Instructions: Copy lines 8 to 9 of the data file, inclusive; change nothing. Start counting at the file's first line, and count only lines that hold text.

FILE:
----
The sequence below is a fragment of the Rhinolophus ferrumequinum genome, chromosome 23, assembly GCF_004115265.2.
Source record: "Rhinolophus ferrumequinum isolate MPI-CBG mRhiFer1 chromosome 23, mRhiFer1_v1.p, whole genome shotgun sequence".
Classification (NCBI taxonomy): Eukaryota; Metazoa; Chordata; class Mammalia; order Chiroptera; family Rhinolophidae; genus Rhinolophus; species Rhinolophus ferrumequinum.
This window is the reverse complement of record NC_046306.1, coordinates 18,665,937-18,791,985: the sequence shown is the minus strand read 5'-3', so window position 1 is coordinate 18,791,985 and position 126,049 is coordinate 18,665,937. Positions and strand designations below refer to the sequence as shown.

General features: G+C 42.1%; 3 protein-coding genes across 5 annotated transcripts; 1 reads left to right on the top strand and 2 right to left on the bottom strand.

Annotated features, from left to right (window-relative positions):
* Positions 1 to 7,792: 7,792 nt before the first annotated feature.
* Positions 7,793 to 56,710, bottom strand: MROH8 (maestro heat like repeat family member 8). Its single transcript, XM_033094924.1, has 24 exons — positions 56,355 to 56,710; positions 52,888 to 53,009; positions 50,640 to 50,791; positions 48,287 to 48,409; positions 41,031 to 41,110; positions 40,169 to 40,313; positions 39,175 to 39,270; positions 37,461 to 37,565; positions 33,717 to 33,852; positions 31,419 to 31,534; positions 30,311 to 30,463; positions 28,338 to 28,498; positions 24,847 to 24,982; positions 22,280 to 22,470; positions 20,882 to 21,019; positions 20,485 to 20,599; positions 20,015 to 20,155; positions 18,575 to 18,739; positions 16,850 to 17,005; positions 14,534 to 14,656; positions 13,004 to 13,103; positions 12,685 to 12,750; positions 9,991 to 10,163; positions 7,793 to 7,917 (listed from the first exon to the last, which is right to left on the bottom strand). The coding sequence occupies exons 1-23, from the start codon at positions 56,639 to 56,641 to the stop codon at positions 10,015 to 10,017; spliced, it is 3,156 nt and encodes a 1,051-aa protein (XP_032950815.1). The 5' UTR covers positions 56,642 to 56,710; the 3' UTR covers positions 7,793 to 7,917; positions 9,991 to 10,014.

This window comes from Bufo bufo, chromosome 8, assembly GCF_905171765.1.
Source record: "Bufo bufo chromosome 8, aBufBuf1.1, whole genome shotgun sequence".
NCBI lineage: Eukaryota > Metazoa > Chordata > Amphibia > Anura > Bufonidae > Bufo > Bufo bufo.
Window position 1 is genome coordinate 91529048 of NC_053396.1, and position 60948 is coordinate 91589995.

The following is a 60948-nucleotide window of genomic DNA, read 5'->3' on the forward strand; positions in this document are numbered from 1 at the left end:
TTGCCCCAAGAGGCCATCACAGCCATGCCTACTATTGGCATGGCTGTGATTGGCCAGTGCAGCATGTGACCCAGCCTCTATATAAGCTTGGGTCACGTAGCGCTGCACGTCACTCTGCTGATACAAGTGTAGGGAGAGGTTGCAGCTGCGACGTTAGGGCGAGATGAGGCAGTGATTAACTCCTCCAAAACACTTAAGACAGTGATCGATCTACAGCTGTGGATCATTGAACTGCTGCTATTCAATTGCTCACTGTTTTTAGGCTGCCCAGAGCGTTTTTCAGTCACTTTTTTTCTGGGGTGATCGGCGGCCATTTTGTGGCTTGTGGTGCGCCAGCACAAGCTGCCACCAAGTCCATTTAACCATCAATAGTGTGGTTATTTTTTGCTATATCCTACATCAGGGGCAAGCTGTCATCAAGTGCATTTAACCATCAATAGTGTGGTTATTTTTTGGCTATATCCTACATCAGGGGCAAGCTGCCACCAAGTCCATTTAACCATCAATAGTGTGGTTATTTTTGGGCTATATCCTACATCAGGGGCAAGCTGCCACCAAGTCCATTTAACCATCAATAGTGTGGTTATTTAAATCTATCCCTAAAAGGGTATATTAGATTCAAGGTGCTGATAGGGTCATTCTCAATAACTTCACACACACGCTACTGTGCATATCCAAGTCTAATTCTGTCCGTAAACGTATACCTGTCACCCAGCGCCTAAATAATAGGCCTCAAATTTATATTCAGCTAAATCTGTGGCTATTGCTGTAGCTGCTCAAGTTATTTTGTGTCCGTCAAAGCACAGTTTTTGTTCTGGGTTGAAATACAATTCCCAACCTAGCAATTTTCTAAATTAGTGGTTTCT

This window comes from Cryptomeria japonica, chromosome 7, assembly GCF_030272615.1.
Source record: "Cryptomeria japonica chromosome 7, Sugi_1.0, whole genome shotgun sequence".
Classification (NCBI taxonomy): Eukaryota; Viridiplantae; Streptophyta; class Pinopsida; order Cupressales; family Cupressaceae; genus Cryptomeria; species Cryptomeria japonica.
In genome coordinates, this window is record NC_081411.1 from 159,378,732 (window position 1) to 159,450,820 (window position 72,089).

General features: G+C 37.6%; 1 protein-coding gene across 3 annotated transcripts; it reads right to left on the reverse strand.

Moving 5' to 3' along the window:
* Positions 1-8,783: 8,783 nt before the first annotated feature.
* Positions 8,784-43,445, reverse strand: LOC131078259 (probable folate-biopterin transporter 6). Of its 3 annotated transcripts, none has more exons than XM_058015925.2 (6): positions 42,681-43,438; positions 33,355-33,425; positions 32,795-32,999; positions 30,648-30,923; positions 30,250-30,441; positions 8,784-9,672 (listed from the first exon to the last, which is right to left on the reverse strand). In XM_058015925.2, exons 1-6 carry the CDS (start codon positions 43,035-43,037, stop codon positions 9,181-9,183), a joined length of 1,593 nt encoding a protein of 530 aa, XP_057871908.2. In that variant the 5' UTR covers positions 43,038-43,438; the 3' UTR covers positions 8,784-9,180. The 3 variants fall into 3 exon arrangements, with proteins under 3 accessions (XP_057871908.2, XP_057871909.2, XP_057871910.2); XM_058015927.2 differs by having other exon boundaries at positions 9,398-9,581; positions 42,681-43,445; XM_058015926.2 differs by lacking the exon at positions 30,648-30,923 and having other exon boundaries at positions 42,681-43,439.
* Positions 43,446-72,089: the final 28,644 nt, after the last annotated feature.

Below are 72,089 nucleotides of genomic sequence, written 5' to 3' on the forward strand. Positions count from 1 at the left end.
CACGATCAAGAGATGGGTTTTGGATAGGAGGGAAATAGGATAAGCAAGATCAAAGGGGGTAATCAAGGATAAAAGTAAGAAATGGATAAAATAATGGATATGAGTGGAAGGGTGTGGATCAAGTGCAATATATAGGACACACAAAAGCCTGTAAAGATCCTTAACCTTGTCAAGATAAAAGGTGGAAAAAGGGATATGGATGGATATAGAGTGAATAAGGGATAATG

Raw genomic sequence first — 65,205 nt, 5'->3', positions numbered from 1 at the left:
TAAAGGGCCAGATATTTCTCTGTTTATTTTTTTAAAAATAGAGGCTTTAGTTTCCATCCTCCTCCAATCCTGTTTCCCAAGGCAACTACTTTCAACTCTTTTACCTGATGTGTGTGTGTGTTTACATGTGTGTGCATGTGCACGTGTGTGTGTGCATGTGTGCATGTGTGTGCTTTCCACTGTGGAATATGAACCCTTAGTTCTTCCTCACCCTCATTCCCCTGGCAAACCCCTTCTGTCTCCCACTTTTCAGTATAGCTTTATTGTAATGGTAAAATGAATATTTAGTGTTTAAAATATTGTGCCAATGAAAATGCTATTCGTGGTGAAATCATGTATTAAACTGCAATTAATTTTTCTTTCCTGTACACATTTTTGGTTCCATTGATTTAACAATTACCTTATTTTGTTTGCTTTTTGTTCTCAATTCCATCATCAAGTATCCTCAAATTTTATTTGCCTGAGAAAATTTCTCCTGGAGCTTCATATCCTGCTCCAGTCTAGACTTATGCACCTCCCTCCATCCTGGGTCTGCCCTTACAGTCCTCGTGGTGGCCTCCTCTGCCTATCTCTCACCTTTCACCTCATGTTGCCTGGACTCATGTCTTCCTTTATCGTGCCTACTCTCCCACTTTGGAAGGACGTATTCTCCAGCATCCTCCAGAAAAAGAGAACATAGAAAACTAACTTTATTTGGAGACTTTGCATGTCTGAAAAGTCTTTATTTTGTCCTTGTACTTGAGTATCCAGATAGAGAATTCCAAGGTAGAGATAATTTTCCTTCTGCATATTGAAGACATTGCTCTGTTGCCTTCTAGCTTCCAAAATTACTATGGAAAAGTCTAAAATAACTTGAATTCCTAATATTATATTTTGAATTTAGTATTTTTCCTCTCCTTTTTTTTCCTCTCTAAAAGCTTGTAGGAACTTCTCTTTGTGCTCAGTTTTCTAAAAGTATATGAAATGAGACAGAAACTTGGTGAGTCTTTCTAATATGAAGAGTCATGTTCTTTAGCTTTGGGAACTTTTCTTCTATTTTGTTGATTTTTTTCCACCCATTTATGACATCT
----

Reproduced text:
* Positions 7,793 to 56,710, bottom strand: MROH8 (maestro heat like repeat family member 8). Its single transcript, XM_033094924.1, has 24 exons — positions 56,355 to 56,710; positions 52,888 to 53,009; positions 50,640 to 50,791; positions 48,287 to 48,409; positions 41,031 to 41,110; positions 40,169 to 40,313; positions 39,175 to 39,270; positions 37,461 to 37,565; positions 33,717 to 33,852; positions 31,419 to 31,534; positions 30,311 to 30,463; positions 28,338 to 28,498; positions 24,847 to 24,982; positions 22,280 to 22,470; positions 20,882 to 21,019; positions 20,485 to 20,599; positions 20,015 to 20,155; positions 18,575 to 18,739; positions 16,850 to 17,005; positions 14,534 to 14,656; positions 13,004 to 13,103; positions 12,685 to 12,750; positions 9,991 to 10,163; positions 7,793 to 7,917 (listed from the first exon to the last, which is right to left on the bottom strand). The coding sequence occupies exons 1-23, from the start codon at positions 56,639 to 56,641 to the stop codon at positions 10,015 to 10,017; spliced, it is 3,156 nt and encodes a 1,051-aa protein (XP_032950815.1). The 5' UTR covers positions 56,642 to 56,710; the 3' UTR covers positions 7,793 to 7,917; positions 9,991 to 10,014.

This window comes from Bufo bufo, chromosome 8, assembly GCF_905171765.1.